(HealthDay News) — In an average-risk screening population, capsule colonoscopy seems adequate for patients who cannot undergo colonoscopy or who had incomplete colonoscopies, although additional research is needed to improve capsule detection, according to a study published in the May issue of Gastroenterology.
Douglas K. Rex, MD, from Indiana University Hospital in Indianapolis, and colleagues examined the accuracy of capsule colonoscopy technology in detecting polyps ≥6mm. A total of 884 asymptomatic subjects from an average-risk screening population underwent capsule colonoscopy followed by conventional colonoscopy several weeks later at 10 centers in the United States and six centers in Israel. Subjects found to have lesions ≥6mm by capsule but not conventional colonoscopy underwent unblinded colonoscopy.
The researchers included 79% of participants in the analysis of capsule performance. Capsule colonoscopy had sensitivity and specificity of 81 and 93%, respectively, for identifying subjects with one or more polyps ≥6mm, and of 80 and 97%, respectively, for identifying polyps ≥10mm. Sensitivity and specificity were 88 and 82%, respectively, for conventional adenomas ≥6mm, and 92 and 95%, respectively, for conventional adenomas 1≥0mm. Twenty-six and 37% of false-negative findings from capsule analyses were attributed to sessile serrated polyps and hyperplastic polyps, respectively.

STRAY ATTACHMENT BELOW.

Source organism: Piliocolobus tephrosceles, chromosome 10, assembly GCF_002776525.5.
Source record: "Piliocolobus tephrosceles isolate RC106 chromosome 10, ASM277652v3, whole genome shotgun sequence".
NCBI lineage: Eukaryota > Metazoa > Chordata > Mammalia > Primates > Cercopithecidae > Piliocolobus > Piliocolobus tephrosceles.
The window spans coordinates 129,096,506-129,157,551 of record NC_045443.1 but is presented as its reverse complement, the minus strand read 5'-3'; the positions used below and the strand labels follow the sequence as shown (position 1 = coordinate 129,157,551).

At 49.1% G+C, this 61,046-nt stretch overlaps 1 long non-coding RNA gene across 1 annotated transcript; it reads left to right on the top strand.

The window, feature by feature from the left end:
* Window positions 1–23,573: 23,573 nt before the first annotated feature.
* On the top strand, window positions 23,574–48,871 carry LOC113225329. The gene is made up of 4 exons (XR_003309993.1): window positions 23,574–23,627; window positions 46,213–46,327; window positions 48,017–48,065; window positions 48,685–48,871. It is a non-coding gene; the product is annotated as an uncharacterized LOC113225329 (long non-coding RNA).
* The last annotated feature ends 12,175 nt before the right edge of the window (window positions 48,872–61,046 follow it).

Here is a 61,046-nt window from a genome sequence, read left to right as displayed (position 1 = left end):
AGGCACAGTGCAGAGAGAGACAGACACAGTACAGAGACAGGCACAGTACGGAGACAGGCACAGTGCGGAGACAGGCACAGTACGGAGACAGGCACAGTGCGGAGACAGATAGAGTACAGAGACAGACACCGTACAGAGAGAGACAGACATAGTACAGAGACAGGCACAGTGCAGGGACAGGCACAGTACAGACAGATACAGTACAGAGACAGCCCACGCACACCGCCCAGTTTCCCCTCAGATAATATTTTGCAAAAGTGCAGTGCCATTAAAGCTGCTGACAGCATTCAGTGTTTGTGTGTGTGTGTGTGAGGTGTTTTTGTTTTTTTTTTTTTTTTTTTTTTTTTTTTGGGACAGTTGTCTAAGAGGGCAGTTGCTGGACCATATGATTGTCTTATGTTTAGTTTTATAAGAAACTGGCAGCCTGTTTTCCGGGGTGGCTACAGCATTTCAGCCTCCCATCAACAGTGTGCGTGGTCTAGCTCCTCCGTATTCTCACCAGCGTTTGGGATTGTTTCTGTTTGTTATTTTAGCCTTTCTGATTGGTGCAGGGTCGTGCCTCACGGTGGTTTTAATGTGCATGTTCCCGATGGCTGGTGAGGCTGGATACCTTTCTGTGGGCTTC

“In an average-risk screening population, technically adequate capsule colonoscopy identified individuals with one or more conventional adenomas ≥6mm with 88% sensitivity and 82% specificity,” the authors write. “Capsule performance seems adequate for patients who cannot undergo colonoscopy or who had incomplete colonoscopies. Additional study of the capsule, including efforts to improve the detection of serrated lesions, appears warranted.”
Several authors disclosed financial ties to Given Imaging, which manufactures the capsule colonoscopy used in the study and funded the research.